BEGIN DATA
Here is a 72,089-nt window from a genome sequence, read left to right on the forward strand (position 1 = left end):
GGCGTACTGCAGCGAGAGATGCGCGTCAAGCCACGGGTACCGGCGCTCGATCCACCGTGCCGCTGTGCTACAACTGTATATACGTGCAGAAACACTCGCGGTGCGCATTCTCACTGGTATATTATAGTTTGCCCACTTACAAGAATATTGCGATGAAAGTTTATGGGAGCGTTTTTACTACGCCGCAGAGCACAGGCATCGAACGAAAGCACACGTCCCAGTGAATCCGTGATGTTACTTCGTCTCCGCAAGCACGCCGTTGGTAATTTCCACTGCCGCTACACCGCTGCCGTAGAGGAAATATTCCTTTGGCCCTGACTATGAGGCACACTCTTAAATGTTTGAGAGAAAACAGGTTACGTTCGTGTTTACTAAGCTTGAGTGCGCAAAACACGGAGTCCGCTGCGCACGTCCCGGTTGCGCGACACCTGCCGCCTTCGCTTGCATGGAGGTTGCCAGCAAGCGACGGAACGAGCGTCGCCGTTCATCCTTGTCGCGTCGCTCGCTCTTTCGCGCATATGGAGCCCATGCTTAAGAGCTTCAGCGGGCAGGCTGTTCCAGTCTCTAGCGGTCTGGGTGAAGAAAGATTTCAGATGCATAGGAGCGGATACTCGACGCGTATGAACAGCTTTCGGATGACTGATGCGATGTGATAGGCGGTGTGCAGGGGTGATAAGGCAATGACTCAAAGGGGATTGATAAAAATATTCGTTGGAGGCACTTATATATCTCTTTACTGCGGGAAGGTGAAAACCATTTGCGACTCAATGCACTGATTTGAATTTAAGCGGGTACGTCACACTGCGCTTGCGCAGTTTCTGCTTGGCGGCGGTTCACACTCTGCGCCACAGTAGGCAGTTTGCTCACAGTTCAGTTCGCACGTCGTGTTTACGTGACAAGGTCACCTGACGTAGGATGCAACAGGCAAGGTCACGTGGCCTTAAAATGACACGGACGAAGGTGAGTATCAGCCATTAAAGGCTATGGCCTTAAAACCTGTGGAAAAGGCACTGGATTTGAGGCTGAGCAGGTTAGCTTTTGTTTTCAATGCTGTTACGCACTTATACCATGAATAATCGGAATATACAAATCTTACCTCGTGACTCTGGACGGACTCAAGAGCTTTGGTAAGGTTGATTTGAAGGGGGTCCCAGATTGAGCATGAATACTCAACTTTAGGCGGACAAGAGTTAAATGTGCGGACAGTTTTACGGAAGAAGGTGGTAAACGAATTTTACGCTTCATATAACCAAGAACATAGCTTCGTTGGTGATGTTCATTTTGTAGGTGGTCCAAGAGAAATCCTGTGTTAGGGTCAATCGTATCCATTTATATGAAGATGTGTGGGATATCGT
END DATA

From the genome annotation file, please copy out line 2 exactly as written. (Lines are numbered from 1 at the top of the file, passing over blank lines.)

GGCGTACTGCAGCGAGAGATGCGCGTCAAGCCACGGGTACCGGCGCTCGATCCACCGTGCCGCTGTGCTACAACTGTATATACGTGCAGAAACACTCGCGGTGCGCATTCTCACTGGTATATTATAGTTTGCCCACTTACAAGAATATTGCGATGAAAGTTTATGGGAGCGTTTTTACTACGCCGCAGAGCACAGGCATCGAACGAAAGCACACGTCCCAGTGAATCCGTGATGTTACTTCGTCTCCGCAAGCACGCCGTTGGTAATTTCCACTGCCGCTACACCGCTGCCGTAGAGGAAATATTCCTTTGGCCCTGACTATGAGGCACACTCTTAAATGTTTGAGAGAAAACAGGTTACGTTCGTGTTTACTAAGCTTGAGTGCGCAAAACACGGAGTCCGCTGCGCACGTCCCGGTTGCGCGACACCTGCCGCCTTCGCTTGCATGGAGGTTGCCAGCAAGCGACGGAACGAGCGTCGCCGTTCATCCTTGTCGCGTCGCTCGCTCTTTCGCGCATATGGAGCCCATGCTTAAGAGCTTCAGCGGGCAGGCTGTTCCAGTCTCTAGCGGTCTGGGTGAAGAAAGATTTCAGATGCATAGGAGCGGATACTCGACGCGTATGAACAGCTTTCGGATGACTGATGCGATGTGATAGGCGGTGTGCAGGGGTGATAAGGCAATGACTCAAAGGGGATTGATAAAAATATTCGTTGGAGGCACTTATATATCTCTTTACTGCGGGAAGGTGAAAACCATTTGCGACTCAATGCACTGATTTGAATTTAAGCGGGTACGTCACACTGCGCTTGCGCAGTTTCTGCTTGGCGGCGGTTCACACTCTGCGCCACAGTAGGCAGTTTGCTCACAGTTCAGTTCGCACGTCGTGTTTACGTGACAAGGTCACCTGACGTAGGATGCAACAGGCAAGGTCACGTGGCCTTAAAATGACACGGACGAAGGTGAGTATCAGCCATTAAAGGCTATGGCCTTAAAACCTGTGGAAAAGGCACTGGATTTGAGGCTGAGCAGGTTAGCTTTTGTTTTCAATGCTGTTACGCACTTATACCATGAATAATCGGAATATACAAATCTTACCTCGTGACTCTGGACGGACTCAAGAGCTTTGGTAAGGTTGATTTGAAGGGGGTCCCAGATTGAGCATGAATACTCAACTTTAGGCGGACAAGAGTTAAATGTGCGGACAGTTTTACGGAAGAAGGTGGTAAACGAATTTTACGCTTCATATAACCAAGAACATAGCTTCGTTGGTGATGTTCATTTTGTAGGTGGTCCAAGAGAAATCCTGTGTTAGGGTCAATCGTATCCATTTATATGAAGATGTGTGGGATATCGT